Like Asia, European equities have gotten a lot cheaper compared to historical averages. Another simi...
Asia’s Top Gaming Stocks
01/04/2012 7:30 am EST
Gaming has been a major force in the US marketplace, and now Asia is going through its own gaming revolution, writes Benjamin Shepherd of Investing Daily.
Online gaming is one of the fastest-growing segments of the global technology sector, and the pastime’s popularity has grown beyond the geek squad. In the US, 67% of households have at least one gamer who devotes an average of eight hours per week to playing video games.
With 49% of gamers between the ages of 18 and 49, gaming is no longer exclusively the domain of youth. In fact, the average gamer is now 34 years old. Although the majority of gamers are male, women comprise 40% of the market, and their share is growing every year.
The global picture is much the same. In 2010, an estimated 20 million people devoted 17 billion man-hours to playing games on Xbox Live, Microsoft’s (MSFT) online multiplayer gaming platform.
But Chinese gamers are among the most dedicated gamers in the world, and their share of the market is growing rapidly. Last year, 120 million Chinese played online games and spent more than $5 billion on them.
As the Internet becomes more widely available throughout China, both the number of players and the revenue they generate for the online gaming industry is expected to grow, between 13% and 15% annually over the next several years.
Changyou.com (CYOU)—which was spun off in 2009 from Internet search powerhouse Sohu.com (SOHU)—has emerged as one of China’s most popular gaming franchises. Although Changyou trails competitors NetEase.com (NTES) and Shanda Games (GAME) in terms of market share, Changyou’s martial arts-themed Tian Long Ba Bu (TLBB) is one of the hottest games in China, with about 1.2 million peak concurrent users—a measure of the number of people logged in at any one time.
The company built upon the success of TLBB with the launch of Duke of Mount Deer (DMD) in mid-2011. Duke of Mount Deer is also a martial arts-themed game, but its more advanced gameplay appeals to hardcore gamers. That shift in focus has allowed DMD to grow rapidly without cannibalizing Changyou’s TLBB user base.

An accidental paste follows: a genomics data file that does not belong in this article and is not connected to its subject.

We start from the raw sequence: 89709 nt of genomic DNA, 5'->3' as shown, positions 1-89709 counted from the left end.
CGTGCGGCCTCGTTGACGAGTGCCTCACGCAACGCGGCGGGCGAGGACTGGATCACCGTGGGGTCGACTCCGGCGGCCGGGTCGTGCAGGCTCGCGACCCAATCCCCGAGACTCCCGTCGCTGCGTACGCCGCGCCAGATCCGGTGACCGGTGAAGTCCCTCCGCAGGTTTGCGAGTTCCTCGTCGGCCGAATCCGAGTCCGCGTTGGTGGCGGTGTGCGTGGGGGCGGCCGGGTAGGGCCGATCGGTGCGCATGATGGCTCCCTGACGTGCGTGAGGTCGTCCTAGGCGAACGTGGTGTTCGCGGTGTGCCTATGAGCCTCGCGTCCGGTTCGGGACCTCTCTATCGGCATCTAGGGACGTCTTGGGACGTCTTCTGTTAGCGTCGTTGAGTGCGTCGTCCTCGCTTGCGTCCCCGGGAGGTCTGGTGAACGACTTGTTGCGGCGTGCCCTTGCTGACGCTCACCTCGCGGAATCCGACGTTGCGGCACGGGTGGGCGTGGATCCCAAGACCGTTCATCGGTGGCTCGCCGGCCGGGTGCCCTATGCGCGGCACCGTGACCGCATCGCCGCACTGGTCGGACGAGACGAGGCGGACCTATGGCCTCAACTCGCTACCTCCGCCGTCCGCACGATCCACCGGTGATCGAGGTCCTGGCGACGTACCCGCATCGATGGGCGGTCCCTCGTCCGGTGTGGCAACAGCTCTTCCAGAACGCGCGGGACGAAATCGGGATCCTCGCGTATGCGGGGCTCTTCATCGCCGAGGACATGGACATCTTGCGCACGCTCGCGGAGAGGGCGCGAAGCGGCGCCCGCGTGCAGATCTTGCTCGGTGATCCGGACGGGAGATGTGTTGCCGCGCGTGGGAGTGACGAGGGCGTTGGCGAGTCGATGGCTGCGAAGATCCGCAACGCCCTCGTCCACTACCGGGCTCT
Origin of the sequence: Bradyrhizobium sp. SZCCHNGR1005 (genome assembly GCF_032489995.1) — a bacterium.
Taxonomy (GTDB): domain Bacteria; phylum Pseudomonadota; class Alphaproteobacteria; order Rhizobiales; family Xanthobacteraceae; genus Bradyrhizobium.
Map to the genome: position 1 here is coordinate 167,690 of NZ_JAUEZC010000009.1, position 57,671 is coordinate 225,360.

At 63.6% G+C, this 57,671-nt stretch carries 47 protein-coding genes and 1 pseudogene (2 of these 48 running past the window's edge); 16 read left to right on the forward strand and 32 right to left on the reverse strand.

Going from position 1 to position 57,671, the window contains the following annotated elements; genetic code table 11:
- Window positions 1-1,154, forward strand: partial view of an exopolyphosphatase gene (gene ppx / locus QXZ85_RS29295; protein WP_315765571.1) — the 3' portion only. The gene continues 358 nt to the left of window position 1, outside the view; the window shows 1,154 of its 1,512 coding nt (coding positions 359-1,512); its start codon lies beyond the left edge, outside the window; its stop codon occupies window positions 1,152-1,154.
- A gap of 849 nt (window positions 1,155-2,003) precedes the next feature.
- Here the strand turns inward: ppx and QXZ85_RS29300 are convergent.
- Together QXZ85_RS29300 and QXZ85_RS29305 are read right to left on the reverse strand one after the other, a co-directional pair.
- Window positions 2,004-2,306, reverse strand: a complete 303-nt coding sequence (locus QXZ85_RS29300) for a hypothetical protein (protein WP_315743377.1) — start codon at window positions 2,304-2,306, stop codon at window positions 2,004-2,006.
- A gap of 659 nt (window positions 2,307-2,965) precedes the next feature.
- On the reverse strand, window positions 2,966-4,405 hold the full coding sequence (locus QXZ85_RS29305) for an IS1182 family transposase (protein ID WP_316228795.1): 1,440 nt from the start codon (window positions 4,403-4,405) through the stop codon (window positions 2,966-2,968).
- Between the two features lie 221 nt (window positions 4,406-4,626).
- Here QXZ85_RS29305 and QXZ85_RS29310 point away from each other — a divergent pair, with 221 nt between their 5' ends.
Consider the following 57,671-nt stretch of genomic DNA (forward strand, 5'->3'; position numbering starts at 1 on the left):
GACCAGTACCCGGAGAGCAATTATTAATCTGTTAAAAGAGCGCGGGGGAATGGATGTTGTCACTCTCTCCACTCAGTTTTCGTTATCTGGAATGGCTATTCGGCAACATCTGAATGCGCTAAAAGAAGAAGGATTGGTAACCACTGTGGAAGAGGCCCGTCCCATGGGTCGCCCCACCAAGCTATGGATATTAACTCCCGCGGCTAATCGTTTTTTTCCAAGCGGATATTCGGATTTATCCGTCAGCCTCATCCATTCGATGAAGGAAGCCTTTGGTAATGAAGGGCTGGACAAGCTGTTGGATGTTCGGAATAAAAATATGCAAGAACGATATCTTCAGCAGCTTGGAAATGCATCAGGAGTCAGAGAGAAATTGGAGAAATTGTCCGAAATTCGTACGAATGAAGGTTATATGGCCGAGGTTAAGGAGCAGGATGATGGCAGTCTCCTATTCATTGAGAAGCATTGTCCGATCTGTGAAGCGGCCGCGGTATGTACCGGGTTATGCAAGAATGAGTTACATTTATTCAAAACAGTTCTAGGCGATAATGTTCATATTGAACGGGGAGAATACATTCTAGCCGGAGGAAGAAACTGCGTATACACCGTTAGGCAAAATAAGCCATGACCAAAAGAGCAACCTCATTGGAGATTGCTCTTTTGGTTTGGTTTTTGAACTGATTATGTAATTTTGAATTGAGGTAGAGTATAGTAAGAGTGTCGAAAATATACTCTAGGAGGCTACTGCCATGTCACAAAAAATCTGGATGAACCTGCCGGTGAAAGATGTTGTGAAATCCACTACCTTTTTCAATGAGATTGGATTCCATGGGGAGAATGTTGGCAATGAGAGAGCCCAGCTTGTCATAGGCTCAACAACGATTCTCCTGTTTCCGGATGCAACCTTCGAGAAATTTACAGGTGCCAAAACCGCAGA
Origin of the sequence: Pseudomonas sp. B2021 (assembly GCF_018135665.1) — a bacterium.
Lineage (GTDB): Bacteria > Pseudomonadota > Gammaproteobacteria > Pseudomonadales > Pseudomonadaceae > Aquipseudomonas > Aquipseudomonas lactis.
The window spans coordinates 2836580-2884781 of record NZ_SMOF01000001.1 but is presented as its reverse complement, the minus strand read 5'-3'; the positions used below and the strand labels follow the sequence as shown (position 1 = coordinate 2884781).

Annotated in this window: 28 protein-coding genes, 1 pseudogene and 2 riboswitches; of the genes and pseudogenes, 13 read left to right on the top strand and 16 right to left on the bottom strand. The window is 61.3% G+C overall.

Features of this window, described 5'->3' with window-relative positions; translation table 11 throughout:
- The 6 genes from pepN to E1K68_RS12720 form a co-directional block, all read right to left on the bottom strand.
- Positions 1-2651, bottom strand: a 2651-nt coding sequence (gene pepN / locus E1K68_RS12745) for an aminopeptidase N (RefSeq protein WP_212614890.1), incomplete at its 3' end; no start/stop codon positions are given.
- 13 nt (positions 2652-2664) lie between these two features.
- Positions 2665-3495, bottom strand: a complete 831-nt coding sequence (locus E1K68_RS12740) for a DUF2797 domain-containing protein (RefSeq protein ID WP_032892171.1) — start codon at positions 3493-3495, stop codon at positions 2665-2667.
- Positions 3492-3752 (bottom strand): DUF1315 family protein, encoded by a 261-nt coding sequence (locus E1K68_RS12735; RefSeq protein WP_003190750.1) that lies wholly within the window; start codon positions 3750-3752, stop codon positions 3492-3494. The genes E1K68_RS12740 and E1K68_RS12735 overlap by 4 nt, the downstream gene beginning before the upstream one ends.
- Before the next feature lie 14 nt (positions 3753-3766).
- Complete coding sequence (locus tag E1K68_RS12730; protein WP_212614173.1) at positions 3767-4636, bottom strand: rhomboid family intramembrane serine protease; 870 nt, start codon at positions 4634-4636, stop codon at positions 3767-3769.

Changyou is also further expanding its product line by offering Web-based games that enable the company to reach gamers in other countries. For example, DDTank is a first-person shooter game that can be played via social media platforms such as Facebook. It has become increasingly popular in Vietnam and Indonesia.
The company’s success in capturing market share has translated into ballooning revenues, which grew 38.4% during the third quarter from the year-ago period. Changyou’s fully diluted earnings per share increased 16.5% over that same period. The firm has no outstanding debt and threw off $197 million in free cash flow in 2010.
Additionally, Changyou boasts some of the most attractive margins in the industry, with a 57.9% operating margin for the trailing 12 months, compared to an industry average of 10.6%.
Despite its competitive position in the gaming industry, Changyou’s stock sold off recently after the firm announced that its operating margin fell 16.1% during the third quarter from the year-ago period. Management attributed this decline to costs incurred during the launch of DMD, but the news spooked investors who were already worried about a slowing Chinese economy.
However, the company’s margins should recover now that the launch of DMD—and the related expenses—is behind it. Changyou has established an enduring franchise among gamers, and this short-term decline in its share price offers investors growth at an attractive value.
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